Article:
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Dr. Mitchell L. Moss
Sarah Kaufman
Publication Year
Publication Type

Emerging technologies offer transit agencies an opportunity to transform fundamental aspects of their operations and the way they communicate with their riders. With nearly ubiquitous smartphones and social media tools among growing ridership patterns, transit providers can use aggregate mobile phone data and social media posts to improve system management.

Data‐based reports can reach the operations center faster than field personnel, with mobile phone networks indicating station crowding or a passenger posting a photo of another pulling the emergency brake. Exceeding traditional reporting mechanisms (exclusive information from personnel) would save time and lower the costs of field monitoring while raising the trust between transit agencies and their customers.

Public feedback mechanisms are growing both within and tangentially to government services, allowing users to collaborate on planning projects, report on quality‐of‐life issues, and crowd‐fund local initiatives. While transit agencies historically rely on periodic rider surveys, this method of data collection is outdated and often inaccurate when compared to real‐time social media posts.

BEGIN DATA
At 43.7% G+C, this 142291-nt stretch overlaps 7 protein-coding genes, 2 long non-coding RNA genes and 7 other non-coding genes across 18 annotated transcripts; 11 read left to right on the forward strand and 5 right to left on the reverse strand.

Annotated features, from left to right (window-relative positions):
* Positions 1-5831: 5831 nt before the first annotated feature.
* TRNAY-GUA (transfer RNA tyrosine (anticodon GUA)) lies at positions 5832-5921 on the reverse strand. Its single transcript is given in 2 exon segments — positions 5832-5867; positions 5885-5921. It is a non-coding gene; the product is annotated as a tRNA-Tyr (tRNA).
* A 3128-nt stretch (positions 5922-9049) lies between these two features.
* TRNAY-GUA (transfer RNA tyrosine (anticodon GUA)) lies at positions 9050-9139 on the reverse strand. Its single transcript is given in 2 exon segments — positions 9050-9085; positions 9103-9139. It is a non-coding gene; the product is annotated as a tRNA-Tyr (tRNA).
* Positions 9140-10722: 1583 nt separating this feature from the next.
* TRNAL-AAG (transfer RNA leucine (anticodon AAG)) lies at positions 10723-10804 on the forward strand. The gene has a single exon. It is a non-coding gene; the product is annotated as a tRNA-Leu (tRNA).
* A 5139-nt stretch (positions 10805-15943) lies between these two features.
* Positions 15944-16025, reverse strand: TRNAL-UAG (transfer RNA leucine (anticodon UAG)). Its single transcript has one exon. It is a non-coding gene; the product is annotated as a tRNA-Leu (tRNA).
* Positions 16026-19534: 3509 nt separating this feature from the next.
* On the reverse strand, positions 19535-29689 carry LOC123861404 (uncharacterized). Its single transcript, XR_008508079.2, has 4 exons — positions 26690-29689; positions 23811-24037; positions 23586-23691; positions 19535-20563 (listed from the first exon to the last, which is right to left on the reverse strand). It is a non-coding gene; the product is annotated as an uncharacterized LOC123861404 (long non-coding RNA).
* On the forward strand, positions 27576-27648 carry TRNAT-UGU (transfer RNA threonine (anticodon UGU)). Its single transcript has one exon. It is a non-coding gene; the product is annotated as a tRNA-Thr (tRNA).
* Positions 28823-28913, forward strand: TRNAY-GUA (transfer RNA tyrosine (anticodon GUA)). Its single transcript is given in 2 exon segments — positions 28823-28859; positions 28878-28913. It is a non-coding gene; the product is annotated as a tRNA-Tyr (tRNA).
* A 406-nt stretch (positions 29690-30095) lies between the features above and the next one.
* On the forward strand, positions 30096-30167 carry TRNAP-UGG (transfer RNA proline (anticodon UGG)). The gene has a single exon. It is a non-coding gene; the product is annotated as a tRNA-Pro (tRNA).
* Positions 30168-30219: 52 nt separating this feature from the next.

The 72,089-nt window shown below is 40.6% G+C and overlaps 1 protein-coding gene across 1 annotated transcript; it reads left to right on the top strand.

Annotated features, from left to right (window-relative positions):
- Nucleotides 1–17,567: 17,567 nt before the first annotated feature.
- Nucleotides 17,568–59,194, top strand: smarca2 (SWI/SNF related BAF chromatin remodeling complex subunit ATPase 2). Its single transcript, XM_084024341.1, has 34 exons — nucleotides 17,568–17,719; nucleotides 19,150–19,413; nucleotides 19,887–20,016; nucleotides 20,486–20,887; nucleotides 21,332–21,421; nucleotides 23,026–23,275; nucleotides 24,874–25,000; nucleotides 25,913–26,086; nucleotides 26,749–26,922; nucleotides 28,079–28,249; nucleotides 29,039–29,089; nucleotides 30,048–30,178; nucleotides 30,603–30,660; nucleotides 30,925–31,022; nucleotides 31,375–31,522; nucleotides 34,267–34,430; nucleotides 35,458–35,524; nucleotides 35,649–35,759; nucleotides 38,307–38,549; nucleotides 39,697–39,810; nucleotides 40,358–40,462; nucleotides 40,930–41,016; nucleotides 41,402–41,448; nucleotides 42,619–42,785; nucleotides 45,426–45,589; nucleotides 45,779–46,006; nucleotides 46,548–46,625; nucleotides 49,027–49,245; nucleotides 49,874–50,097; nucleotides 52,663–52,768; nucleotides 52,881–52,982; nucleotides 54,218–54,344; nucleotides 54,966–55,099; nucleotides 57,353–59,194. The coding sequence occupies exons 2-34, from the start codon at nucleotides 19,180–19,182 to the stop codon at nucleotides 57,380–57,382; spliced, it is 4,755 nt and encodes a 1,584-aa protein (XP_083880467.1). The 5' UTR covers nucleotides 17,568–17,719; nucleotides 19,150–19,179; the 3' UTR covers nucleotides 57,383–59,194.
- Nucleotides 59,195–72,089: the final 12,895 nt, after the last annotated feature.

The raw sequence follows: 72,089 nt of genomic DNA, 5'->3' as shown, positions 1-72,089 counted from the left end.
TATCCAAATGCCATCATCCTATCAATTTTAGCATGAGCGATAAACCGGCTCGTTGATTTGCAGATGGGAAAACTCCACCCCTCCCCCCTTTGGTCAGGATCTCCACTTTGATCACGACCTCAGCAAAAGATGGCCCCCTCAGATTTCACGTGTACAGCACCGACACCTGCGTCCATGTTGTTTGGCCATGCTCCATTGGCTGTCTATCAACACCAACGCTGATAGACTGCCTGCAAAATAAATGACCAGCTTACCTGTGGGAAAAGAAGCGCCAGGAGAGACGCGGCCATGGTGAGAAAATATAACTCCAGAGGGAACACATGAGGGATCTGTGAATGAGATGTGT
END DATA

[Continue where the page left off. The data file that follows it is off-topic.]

By employing “co‐monitoring” ‐ the monitoring of field conditions through a combination of staff reports, data analysis and public observations – transit agencies will save time and costs for information gathering, improve their responsiveness, and establish working partnerships between the agencies and their customers. This report proposes a framework for a co‐monitoring system, and discusses the expected benefits and challenges, as well as policy recommendations for agencies pursuing co‐monitoring systems. Keys to successful comonitoring systems are agency openness to new streams of data and respectful dialogue from both management and riders. Well‐designed comonitoring tools will put transit on track to manage smarter, more versatile transit systems for the twenty‐first century.